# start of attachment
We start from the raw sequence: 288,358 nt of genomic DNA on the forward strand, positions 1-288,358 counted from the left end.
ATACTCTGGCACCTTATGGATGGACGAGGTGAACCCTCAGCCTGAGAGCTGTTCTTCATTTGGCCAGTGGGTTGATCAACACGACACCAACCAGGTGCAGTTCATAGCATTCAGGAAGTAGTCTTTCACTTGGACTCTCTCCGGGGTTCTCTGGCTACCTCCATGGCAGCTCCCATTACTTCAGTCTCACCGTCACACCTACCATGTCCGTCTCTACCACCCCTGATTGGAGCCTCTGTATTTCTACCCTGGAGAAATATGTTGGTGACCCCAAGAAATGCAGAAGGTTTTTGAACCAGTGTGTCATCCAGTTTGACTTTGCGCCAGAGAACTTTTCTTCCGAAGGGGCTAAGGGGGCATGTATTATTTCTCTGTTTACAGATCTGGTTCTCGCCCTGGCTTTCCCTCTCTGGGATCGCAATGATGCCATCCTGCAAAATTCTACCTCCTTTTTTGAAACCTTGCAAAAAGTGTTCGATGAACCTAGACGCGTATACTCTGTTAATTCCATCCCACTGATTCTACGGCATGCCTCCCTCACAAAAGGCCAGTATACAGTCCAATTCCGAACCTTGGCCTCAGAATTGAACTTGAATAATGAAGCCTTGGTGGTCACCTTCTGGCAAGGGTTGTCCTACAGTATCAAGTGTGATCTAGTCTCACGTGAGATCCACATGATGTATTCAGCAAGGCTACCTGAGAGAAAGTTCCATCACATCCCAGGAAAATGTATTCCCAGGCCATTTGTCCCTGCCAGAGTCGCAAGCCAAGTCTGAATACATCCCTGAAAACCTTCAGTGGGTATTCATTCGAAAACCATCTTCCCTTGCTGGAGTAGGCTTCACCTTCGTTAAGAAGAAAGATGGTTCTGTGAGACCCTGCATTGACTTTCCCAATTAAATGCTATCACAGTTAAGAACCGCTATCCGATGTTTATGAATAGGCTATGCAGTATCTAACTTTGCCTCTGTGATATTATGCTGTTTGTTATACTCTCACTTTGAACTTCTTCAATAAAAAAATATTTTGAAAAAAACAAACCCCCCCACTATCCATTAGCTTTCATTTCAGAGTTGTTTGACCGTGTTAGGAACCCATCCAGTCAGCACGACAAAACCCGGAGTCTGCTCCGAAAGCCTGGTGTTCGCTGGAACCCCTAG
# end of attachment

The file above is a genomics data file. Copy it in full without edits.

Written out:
We start from the raw sequence: 288,358 nt of genomic DNA on the forward strand, positions 1-288,358 counted from the left end.
ATACTCTGGCACCTTATGGATGGACGAGGTGAACCCTCAGCCTGAGAGCTGTTCTTCATTTGGCCAGTGGGTTGATCAACACGACACCAACCAGGTGCAGTTCATAGCATTCAGGAAGTAGTCTTTCACTTGGACTCTCTCCGGGGTTCTCTGGCTACCTCCATGGCAGCTCCCATTACTTCAGTCTCACCGTCACACCTACCATGTCCGTCTCTACCACCCCTGATTGGAGCCTCTGTATTTCTACCCTGGAGAAATATGTTGGTGACCCCAAGAAATGCAGAAGGTTTTTGAACCAGTGTGTCATCCAGTTTGACTTTGCGCCAGAGAACTTTTCTTCCGAAGGGGCTAAGGGGGCATGTATTATTTCTCTGTTTACAGATCTGGTTCTCGCCCTGGCTTTCCCTCTCTGGGATCGCAATGATGCCATCCTGCAAAATTCTACCTCCTTTTTTGAAACCTTGCAAAAAGTGTTCGATGAACCTAGACGCGTATACTCTGTTAATTCCATCCCACTGATTCTACGGCATGCCTCCCTCACAAAAGGCCAGTATACAGTCCAATTCCGAACCTTGGCCTCAGAATTGAACTTGAATAATGAAGCCTTGGTGGTCACCTTCTGGCAAGGGTTGTCCTACAGTATCAAGTGTGATCTAGTCTCACGTGAGATCCACATGATGTATTCAGCAAGGCTACCTGAGAGAAAGTTCCATCACATCCCAGGAAAATGTATTCCCAGGCCATTTGTCCCTGCCAGAGTCGCAAGCCAAGTCTGAATACATCCCTGAAAACCTTCAGTGGGTATTCATTCGAAAACCATCTTCCCTTGCTGGAGTAGGCTTCACCTTCGTTAAGAAGAAAGATGGTTCTGTGAGACCCTGCATTGACTTTCCCAATTAAATGCTATCACAGTTAAGAACCGCTATCCGATGTTTATGAATAGGCTATGCAGTATCTAACTTTGCCTCTGTGATATTATGCTGTTTGTTATACTCTCACTTTGAACTTCTTCAATAAAAAAATATTTTGAAAAAAACAAACCCCCCCACTATCCATTAGCTTTCATTTCAGAGTTGTTTGACCGTGTTAGGAACCCATCCAGTCAGCACGACAAAACCCGGAGTCTGCTCCGAAAGCCTGGTGTTCGCTGGAACCCCTAG